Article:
A judge has ruled that the capabilities of the Amazon Ring doorbell breached the UK Data Protection Act after a dispute between neighbours ended up at County Court.

The judge at Oxford County Court decided the use of the Ring doorbell by Jon Woodward broke data protection laws and amounted to harassment of neighbour Dr Mary Fairhurst, the Daily Mail reported.

Dr Fairhurst, who argued that the CCTV devices put her under ‘continuous visual surveillance’ and said Mr Woodward had become aggressive when she complained about the cameras, could be paid more than £100,000.

We asked our readers on Facebook whether they think video doorbells breach the privacy of others and here’s what they said:

DONNA ROPER: “If used incorrectly they can record neighbours in their gardens and even record their conversations, which is a gross invasion of privacy.

“However when used appropriately I think they are a good thing.”

JOSÉ RODRIGUES: “In my property I do whatever I want. If you don’t want to be caught on my doorbell camera, just don’t ring my bell and don’t come to my property without being invited.”

ALSO READ: Amazon Ring doorbell ruled to breach UK Data Protection Act: Will they be banned?

RAY MARSHALL: “Only people with a seedy past and up to no good would object to the Ring doorbells which are there to keep us all safe.

"If you have nothing to hide then you have nothing to fear from these devices.”

LISA PARDY: “I have one and my neighbours car was smashed by a delivery driver and he drove off now he has been caught with no insurance.

“I think they are good and work like cctv and they have one themselves now.”

HELEN OVENS: “Not if used correctly. But people have them to listen to other people’s conversations.”

CRAIG PRATLEY: “Those who complain about them when not owning one will be quick to knock on their door if something happened to their property or cars.

POLL: Do you think video doorbells breach the privacy of others?

“You have to make sure your home and family are safe if you’re not at home.

“Also if anything happens and you report to Thames Valley police the first question they ask is ‘has anything been taken’? If no they don’t want to know unless theft has happened.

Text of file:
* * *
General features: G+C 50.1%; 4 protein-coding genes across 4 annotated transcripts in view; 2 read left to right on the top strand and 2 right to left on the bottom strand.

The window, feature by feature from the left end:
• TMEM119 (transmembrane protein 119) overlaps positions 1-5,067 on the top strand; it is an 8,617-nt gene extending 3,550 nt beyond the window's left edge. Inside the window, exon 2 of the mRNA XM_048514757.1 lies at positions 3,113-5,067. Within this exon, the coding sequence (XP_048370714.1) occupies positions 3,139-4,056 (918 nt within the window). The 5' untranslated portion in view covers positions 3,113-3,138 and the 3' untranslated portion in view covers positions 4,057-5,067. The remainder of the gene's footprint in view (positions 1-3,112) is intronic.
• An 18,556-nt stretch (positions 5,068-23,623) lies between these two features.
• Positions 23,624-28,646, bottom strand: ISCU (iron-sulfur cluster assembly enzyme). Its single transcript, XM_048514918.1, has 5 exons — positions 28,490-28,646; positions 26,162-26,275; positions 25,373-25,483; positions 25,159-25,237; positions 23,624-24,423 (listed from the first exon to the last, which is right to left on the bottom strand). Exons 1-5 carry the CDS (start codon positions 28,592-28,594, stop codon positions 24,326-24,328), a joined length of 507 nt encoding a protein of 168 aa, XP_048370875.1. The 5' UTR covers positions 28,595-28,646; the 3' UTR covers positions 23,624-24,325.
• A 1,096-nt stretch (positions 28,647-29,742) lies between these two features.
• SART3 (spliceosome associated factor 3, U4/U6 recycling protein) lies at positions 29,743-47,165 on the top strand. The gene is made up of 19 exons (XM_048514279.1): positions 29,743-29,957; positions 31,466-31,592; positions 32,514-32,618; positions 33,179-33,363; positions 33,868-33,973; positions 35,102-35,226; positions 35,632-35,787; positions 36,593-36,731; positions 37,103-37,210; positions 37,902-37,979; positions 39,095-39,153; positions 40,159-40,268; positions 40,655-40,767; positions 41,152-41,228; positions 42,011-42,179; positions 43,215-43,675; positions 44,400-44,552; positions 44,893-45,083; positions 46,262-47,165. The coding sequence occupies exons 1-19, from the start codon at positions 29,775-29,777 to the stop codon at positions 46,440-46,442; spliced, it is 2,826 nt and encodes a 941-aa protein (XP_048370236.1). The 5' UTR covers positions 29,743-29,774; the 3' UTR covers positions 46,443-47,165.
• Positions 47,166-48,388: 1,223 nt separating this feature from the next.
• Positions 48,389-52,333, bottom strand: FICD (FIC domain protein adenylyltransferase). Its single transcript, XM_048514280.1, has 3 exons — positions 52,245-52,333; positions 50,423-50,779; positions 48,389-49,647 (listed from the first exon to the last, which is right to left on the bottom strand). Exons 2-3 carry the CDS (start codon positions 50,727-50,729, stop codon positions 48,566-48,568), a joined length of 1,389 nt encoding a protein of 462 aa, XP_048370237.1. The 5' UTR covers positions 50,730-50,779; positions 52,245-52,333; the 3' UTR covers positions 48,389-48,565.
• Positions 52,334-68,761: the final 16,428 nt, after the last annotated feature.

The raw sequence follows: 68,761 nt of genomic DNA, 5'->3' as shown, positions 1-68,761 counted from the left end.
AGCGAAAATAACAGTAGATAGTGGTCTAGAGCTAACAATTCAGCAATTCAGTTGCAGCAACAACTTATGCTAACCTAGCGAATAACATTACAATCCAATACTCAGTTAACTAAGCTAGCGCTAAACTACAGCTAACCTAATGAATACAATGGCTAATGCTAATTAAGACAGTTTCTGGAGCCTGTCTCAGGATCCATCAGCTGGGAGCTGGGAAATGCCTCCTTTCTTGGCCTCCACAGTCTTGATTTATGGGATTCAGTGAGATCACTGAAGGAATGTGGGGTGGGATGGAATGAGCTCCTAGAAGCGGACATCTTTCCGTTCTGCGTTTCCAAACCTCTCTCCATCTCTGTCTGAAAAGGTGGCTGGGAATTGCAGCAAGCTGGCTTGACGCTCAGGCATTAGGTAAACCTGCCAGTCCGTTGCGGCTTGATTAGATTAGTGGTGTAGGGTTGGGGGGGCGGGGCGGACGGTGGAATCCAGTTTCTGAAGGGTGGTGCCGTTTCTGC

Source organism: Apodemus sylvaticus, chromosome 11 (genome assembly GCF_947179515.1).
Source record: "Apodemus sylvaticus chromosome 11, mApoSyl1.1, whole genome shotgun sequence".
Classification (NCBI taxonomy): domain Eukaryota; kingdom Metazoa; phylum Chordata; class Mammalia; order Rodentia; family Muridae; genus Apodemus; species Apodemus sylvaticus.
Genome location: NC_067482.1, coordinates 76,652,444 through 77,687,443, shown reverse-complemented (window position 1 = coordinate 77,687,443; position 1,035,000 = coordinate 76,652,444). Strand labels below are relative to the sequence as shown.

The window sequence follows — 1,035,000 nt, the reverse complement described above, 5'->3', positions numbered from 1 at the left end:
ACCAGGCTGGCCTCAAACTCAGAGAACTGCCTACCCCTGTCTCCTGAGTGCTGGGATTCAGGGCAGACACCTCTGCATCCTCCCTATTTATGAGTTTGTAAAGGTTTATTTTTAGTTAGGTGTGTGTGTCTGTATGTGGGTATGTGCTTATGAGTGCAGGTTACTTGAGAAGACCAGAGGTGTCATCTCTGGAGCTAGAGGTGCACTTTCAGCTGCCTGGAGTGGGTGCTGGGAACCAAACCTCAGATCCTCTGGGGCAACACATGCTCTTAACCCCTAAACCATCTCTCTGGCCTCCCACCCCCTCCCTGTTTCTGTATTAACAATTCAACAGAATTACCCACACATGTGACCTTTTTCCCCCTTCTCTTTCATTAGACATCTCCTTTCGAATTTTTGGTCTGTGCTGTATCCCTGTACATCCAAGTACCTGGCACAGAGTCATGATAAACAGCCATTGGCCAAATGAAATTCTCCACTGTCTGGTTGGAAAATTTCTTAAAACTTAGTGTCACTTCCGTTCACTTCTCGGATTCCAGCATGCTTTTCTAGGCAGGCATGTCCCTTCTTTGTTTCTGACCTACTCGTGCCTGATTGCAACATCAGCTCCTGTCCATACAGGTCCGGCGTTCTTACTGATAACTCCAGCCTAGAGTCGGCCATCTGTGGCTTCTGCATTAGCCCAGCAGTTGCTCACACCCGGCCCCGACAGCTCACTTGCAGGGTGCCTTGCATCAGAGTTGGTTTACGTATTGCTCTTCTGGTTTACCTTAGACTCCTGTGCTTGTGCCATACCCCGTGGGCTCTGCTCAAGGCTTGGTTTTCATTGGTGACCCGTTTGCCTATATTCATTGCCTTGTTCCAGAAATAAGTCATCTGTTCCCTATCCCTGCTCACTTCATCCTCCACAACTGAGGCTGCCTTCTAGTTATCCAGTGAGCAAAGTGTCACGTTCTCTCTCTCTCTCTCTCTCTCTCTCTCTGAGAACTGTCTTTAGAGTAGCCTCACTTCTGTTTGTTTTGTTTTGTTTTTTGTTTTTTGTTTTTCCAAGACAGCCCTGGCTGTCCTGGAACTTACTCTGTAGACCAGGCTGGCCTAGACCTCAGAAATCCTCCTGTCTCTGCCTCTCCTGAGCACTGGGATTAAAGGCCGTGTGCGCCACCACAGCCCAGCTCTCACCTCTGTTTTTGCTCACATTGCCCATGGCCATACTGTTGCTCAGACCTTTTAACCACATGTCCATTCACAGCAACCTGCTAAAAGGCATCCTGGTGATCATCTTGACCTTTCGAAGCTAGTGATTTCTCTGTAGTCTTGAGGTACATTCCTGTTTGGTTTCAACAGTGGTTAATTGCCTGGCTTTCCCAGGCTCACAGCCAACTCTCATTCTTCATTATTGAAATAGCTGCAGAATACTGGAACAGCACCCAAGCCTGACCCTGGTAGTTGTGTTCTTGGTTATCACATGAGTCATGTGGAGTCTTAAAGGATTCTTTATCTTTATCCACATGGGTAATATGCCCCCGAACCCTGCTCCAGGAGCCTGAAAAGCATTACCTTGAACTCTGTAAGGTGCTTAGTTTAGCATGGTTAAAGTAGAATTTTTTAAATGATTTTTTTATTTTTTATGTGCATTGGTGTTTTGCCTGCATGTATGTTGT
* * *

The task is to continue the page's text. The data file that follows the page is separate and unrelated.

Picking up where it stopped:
“But as soon as something has happened in the area they’re also quick to knock and ask for footage captured on your device.

“As long as the device is used correctly and not focusing on surrounding property windows or privacy it’s a good deterrent to have up.”

HELENA EDYTHE COWDREY: “As long as it’s recording your property it’s not a problem. Or if it overlooks your neighbour just let them know you have cameras.

“I have a couple of cameras around my house. I also have stickers letting people know I have cameras.”

ALSO READ: Amazon to open first UK store

MARTIN SMITH: “My doorbell is protecting my neighbour’s house opposite so they are very grateful. As it costs them nothing. And they are more than happy.”

RAY JENKINS: “If the doorbell camera only films activity at the front door I don’t see a problem.

“If it is sited to record people who are nothing to do with the householder it could feel a bit creepy.

“The benefit of CCTV in public areas is another matter, it can be a great aid for security. I wouldn’t want my neighbours recording the goings-on in my garden even though I am past doing anything interesting.”

SARAH WILLIAMS: “Not if used correctly. No worse than CCTV cameras on a house and can actually help with crimes.

“The only time people would worry is if they are doing something they should not be doing.”

TONY WILD: “Good at catching people out that’s for sure.”

JULIE HARTLEY: “My neighbour caught a culprit breaking into there car with one no different to CCTV in towns.”

ANTHONY MARTIN: “I’d notify my neighbour and ask if filming their property is okay.”

NEIL PORTER: "Never look at mine until someone rings the doorbell when I'm away from home."

NATALIE GIBBONS: "Yes, unless clearly only facing their own garden."

NANNYGYPSY FIN: "No, I believe they are now necessary."

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